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Cottonseed without gossypol offers nutrition options

Keerti Rathore, right, and Jesse Daystar, chat at the Cotton Incorporated conference on cotton sustainability in New York City.
Research has explored avenues to remove gossypol from cottonseed while leaving it in other parts of the plant to maintain natural immunity to some pests.

Dr. Keerti Rathore, professor in the Texas A&M Soil and Crop Science Department, has spent the last 21 years trying to make cotton an even more valuable crop by improving the nutritional value of the seed.

Rathore offered a brief description of his research at a recent Cotton Incorporated conference, “Everything You’ve Heard About Cotton is Wrong,” in New York City.

He explains that gossypol, a toxic substance that persists throughout the cotton plant to protect it from pests, limits use as a feed option for livestock other than cattle. Cottonseed has been a staple for cattle for years, possible, Rathore says, because of the complexity of a cow’s digestive system. Gossypol is toxic to other livestock species.

His research has explored avenues to remove gossypol from cottonseed while leaving it in other parts of the plant to maintain natural immunity to some pests.

“Some 26 million tons of cotton fiber is produced worldwide,” Rathore says. “The cotton plant produces much more seed than it does fiber.”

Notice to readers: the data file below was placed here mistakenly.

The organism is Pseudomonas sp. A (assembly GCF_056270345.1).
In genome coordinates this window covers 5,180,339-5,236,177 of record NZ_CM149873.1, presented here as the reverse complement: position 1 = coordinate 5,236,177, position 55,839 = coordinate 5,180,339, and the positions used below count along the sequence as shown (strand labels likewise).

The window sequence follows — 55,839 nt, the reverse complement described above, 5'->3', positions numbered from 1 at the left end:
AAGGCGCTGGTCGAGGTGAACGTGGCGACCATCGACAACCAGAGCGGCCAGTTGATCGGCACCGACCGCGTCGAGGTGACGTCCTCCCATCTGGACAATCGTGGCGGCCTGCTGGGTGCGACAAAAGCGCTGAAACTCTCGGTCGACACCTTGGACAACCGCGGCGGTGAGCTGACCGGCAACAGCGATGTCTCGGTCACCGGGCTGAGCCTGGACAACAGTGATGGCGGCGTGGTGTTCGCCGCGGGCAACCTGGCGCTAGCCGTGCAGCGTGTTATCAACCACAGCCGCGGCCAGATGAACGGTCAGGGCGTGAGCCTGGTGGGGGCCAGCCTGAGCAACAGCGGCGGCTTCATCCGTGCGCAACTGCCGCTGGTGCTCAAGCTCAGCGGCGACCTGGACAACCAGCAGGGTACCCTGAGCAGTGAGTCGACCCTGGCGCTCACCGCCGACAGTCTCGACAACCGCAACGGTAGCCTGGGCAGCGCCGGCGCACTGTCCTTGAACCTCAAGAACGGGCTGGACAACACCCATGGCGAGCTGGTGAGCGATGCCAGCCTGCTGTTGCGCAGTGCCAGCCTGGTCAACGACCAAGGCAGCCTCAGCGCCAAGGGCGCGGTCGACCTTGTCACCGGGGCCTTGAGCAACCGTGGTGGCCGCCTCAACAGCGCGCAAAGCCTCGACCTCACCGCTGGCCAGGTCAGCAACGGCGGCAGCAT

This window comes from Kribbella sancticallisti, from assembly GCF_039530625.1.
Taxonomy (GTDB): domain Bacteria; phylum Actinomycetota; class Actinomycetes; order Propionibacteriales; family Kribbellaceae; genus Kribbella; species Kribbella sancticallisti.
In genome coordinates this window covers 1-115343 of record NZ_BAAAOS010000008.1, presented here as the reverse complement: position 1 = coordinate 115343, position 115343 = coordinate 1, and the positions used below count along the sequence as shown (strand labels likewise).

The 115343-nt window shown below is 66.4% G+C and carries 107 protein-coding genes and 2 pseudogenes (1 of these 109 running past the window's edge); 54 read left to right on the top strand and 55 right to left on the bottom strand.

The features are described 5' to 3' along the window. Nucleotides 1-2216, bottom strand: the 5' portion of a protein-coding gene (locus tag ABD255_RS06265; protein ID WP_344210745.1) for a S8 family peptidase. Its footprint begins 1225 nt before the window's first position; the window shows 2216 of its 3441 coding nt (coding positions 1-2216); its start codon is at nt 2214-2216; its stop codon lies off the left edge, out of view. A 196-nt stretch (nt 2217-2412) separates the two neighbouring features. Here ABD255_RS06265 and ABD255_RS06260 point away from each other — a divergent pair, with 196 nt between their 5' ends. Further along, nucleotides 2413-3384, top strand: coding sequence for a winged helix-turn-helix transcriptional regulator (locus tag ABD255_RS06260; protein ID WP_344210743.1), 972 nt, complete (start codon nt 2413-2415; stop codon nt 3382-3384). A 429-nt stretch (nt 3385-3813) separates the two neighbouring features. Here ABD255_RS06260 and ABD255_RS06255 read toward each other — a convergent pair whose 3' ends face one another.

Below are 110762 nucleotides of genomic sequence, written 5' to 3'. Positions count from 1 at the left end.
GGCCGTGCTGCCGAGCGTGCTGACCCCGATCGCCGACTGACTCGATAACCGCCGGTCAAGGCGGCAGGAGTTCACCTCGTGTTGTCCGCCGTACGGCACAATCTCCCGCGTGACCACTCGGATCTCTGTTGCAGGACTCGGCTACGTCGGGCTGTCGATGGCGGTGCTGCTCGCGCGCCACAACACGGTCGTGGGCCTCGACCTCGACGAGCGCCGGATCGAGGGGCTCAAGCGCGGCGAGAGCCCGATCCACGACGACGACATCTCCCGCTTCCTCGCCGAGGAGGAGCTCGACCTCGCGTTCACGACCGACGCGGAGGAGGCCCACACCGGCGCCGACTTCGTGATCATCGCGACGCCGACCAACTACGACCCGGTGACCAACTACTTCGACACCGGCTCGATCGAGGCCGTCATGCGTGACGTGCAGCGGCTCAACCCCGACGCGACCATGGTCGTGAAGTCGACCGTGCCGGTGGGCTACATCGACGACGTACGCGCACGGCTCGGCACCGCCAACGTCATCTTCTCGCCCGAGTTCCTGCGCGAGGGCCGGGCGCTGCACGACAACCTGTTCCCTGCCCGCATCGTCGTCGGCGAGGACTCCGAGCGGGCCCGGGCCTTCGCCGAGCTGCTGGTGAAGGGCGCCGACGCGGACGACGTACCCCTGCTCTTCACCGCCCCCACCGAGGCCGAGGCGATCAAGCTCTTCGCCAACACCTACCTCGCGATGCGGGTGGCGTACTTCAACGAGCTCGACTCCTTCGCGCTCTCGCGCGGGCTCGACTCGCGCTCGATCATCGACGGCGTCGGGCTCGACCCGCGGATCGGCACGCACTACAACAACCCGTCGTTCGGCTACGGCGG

And that seed could play a significant role in feeding a rapidly growing global population. “Making cottonseed a more viable protein option,” he says, “could improve nutrition for as many as 500 million to 600 million people.”

Cottonseed without gossypol may be fed to animals other than cattle—chickens and hogs, for instance.Cottonseed oil has been used in cooking for years. Rathore’s research may mean cottonseed may be a source of protein for human consumption.

He’s working with “gene silencing technology,” a function made possible by sequencing the cotton genome. By identifying the gene in cottonseed that controls gossypol, researchers can turn that specific gene off, eliminating the toxin just from the seed, but leaving it elsewhere in the plant.

“We hope to complete feed trials by mid-June and then submit the result to USDA for approval,” Rathore says. “I hope to have varieties in the hands of farmers in the United States and across the world soon to help reduce protein malnutrition.”

Jesse Daystar, assistant director for sustainability and commerce at Duke University, says the potential for improved nutrition from cottonseed will be a “big boon to cotton’s sustainability message. Sustainability is about people, not just the environment.”

Rathore says his work does include manipulating genes but does not include gene transfer from other species. “Still, it’s considered genetic engineering,” he says. He explains that Bt cotton takes a gene from bacteria and puts it into the cotton plant to kill “only certain kinds of insects. That’s ‘old fashioned GMO,’” he says.


Genome editing is more closely related to commercial plant breeding, he adds. “It allows us to do plant breeding in a more precise manner. Through genome sequencing, we know the function of specific genes and can target those genes to modify without using outside genetics.”

He adds that cotton genetics, including genetic engineering, may offer opportunities to reduce the need for synthetic dyes. “We may be able to insert a gene into cotton that will mean we need no dye.”

Daystar says genetically modified organisms offer opportunities to improve production efficiency. “We have to look at the numbers behind the claims [of negative effects of GMOs]. We have to consider the science.”

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